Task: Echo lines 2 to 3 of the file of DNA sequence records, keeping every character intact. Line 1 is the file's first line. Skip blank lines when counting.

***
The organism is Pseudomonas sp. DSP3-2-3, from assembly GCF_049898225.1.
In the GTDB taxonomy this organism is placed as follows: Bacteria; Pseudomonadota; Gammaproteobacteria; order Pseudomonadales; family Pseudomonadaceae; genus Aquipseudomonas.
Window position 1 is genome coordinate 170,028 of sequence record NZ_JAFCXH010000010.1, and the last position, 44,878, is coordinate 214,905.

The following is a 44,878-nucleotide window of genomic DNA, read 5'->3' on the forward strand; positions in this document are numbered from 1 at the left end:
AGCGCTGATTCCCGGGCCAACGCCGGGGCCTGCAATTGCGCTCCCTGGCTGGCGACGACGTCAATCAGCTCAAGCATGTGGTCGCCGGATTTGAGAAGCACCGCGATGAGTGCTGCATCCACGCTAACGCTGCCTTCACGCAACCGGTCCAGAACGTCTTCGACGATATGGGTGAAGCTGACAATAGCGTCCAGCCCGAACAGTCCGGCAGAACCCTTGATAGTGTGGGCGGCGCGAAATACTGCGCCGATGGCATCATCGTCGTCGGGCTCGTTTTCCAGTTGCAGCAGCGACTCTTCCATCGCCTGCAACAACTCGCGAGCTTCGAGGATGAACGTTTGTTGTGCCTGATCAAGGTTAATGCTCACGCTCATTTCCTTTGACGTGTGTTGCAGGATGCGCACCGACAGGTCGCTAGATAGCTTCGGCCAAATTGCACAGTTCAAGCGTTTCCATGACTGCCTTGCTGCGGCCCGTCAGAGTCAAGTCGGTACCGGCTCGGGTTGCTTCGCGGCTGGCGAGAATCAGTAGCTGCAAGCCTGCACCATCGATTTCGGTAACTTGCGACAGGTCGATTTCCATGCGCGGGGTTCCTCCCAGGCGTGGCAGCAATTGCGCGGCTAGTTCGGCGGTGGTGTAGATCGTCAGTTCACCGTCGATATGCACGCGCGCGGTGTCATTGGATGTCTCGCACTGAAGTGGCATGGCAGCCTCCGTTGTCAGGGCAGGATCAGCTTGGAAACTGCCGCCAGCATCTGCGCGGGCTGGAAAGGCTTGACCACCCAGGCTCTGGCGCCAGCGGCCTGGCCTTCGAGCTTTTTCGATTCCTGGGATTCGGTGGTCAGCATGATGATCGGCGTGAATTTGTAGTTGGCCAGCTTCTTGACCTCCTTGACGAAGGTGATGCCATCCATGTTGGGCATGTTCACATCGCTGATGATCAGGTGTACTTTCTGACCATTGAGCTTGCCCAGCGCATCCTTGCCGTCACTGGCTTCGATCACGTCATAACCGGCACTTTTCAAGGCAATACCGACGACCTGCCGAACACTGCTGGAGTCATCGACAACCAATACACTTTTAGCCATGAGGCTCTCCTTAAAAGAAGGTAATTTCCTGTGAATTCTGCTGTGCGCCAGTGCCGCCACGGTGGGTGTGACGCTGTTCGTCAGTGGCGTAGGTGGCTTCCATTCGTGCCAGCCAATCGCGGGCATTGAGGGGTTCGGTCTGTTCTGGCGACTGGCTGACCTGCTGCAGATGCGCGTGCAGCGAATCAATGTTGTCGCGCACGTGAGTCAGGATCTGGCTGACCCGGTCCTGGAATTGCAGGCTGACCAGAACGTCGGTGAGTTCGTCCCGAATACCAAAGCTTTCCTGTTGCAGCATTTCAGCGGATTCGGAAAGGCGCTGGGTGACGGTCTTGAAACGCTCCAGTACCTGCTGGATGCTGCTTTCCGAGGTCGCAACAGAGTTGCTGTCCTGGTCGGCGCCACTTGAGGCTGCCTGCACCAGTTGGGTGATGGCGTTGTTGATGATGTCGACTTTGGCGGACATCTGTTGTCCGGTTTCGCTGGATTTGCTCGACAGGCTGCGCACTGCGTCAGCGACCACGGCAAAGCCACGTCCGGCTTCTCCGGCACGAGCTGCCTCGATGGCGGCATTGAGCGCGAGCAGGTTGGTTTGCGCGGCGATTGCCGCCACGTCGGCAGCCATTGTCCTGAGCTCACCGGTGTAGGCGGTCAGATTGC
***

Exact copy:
In the GTDB taxonomy this organism is placed as follows: Bacteria; Pseudomonadota; Gammaproteobacteria; order Pseudomonadales; family Pseudomonadaceae; genus Aquipseudomonas.
Window position 1 is genome coordinate 170,028 of sequence record NZ_JAFCXH010000010.1, and the last position, 44,878, is coordinate 214,905.